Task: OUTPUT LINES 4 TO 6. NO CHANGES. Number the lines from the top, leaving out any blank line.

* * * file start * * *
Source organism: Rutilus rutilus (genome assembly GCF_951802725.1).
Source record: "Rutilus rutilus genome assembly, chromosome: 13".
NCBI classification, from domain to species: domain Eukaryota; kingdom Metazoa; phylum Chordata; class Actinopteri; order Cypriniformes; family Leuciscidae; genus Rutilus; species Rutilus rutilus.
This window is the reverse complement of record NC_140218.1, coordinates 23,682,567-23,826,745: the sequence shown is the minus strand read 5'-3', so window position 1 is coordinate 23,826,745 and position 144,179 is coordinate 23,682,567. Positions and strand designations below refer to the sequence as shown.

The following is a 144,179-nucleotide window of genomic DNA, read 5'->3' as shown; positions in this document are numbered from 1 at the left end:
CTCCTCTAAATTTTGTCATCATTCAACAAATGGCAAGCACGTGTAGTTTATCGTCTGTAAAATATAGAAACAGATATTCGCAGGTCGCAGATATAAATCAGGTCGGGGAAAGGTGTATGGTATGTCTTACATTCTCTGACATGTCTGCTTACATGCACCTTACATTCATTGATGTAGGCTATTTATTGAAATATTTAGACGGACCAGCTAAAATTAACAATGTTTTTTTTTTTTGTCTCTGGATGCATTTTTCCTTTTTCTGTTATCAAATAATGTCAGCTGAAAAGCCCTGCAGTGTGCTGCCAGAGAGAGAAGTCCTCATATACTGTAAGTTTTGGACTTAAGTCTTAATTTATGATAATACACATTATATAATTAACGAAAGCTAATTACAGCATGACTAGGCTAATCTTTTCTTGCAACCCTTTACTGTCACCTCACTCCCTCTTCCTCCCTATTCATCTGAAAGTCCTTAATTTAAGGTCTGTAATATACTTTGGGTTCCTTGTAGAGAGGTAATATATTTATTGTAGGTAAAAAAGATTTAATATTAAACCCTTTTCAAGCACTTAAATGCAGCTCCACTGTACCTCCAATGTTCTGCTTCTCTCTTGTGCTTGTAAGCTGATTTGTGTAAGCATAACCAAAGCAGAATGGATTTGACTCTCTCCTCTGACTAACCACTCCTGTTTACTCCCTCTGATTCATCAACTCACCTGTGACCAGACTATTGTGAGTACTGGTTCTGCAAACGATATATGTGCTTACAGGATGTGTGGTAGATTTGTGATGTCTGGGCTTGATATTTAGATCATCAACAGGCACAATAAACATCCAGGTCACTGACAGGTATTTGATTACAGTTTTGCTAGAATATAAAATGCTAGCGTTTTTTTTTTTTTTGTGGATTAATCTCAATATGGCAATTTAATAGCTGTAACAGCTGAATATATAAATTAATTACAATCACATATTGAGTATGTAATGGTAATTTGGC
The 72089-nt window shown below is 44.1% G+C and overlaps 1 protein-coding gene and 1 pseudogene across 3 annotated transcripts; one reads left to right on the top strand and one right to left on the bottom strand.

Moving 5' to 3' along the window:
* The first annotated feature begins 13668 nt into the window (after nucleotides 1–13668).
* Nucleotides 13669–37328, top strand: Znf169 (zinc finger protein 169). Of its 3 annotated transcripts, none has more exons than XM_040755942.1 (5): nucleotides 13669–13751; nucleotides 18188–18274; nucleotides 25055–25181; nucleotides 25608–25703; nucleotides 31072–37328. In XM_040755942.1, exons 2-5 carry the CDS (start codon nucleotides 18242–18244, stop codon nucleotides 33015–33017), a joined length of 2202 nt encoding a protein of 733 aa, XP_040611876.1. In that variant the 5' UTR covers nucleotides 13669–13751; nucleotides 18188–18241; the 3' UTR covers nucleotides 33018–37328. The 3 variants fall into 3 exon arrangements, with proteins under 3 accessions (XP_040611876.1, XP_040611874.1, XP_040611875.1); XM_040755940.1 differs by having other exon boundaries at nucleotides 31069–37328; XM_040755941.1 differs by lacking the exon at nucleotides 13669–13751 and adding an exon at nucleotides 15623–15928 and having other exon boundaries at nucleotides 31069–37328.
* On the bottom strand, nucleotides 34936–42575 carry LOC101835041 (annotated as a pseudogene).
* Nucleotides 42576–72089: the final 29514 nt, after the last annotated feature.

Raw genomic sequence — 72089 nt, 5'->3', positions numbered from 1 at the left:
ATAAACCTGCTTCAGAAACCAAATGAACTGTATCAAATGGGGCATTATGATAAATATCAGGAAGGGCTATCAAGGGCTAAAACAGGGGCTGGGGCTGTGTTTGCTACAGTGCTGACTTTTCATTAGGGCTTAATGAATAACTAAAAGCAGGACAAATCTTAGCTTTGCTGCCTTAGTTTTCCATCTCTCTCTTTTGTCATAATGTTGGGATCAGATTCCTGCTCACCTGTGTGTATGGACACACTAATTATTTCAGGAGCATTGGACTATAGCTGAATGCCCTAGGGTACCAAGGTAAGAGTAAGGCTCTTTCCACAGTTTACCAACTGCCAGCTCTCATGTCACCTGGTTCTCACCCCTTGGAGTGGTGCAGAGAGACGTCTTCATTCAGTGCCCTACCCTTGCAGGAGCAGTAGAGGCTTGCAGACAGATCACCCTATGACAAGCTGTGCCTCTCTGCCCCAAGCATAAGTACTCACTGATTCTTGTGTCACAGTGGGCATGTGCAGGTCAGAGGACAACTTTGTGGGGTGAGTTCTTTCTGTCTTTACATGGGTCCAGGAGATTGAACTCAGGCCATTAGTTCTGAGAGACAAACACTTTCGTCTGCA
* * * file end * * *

This window is the reverse complement of record NC_140218.1, coordinates 23,682,567-23,826,745: the sequence shown is the minus strand read 5'-3', so window position 1 is coordinate 23,826,745 and position 144,179 is coordinate 23,682,567. Positions and strand designations below refer to the sequence as shown.

The following is a 144,179-nucleotide window of genomic DNA, read 5'->3' as shown; positions in this document are numbered from 1 at the left end:
CTCCTCTAAATTTTGTCATCATTCAACAAATGGCAAGCACGTGTAGTTTATCGTCTGTAAAATATAGAAACAGATATTCGCAGGTCGCAGATATAAATCAGGTCGGGGAAAGGTGTATGGTATGTCTTACATTCTCTGACATGTCTGCTTACATGCACCTTACATTCATTGATGTAGGCTATTTATTGAAATATTTAGACGGACCAGCTAAAATTAACAATGTTTTTTTTTTTTGTCTCTGGATGCATTTTTCCTTTTTCTGTTATCAAATAATGTCAGCTGAAAAGCCCTGCAGTGTGCTGCCAGAGAGAGAAGTCCTCATATACTGTAAGTTTTGGACTTAAGTCTTAATTTATGATAATACACATTATATAATTAACGAAAGCTAATTACAGCATGACTAGGCTAATCTTTTCTTGCAACCCTTTACTGTCACCTCACTCCCTCTTCCTCCCTATTCATCTGAAAGTCCTTAATTTAAGGTCTGTAATATACTTTGGGTTCCTTGTAGAGAGGTAATATATTTATTGTAGGTAAAAAAGATTTAATATTAAACCCTTTTCAAGCACTTAAATGCAGCTCCACTGTACCTCCAATGTTCTGCTTCTCTCTTGTGCTTGTAAGCTGATTTGTGTAAGCATAACCAAAGCAGAATGGATTTGACTCTCTCCTCTGACTAACCACTCCTGTTTACTCCCTCTGATTCATCAACTCACCTGTGACCAGACTATTGTGAGTACTGGTTCTGCAAACGATATATGTGCTTACAGGATGTGTGGTAGATTTGTGATGTCTGGGCTTGATATTTAGATCATCAACAGGCACAATAAACATCCAGGTCACTGACAGGTATTTGATTACAGTTTTGCTAGAATATAAAATGCTAGCGTTTTTTTTTTTTTTGTGGATTAATCTCAATATGGCAATTTAATAGCTGTAACAGCTGAATATATAAATTAATTACAATCACATATTGAGTATGTAATGGTAATTTGGC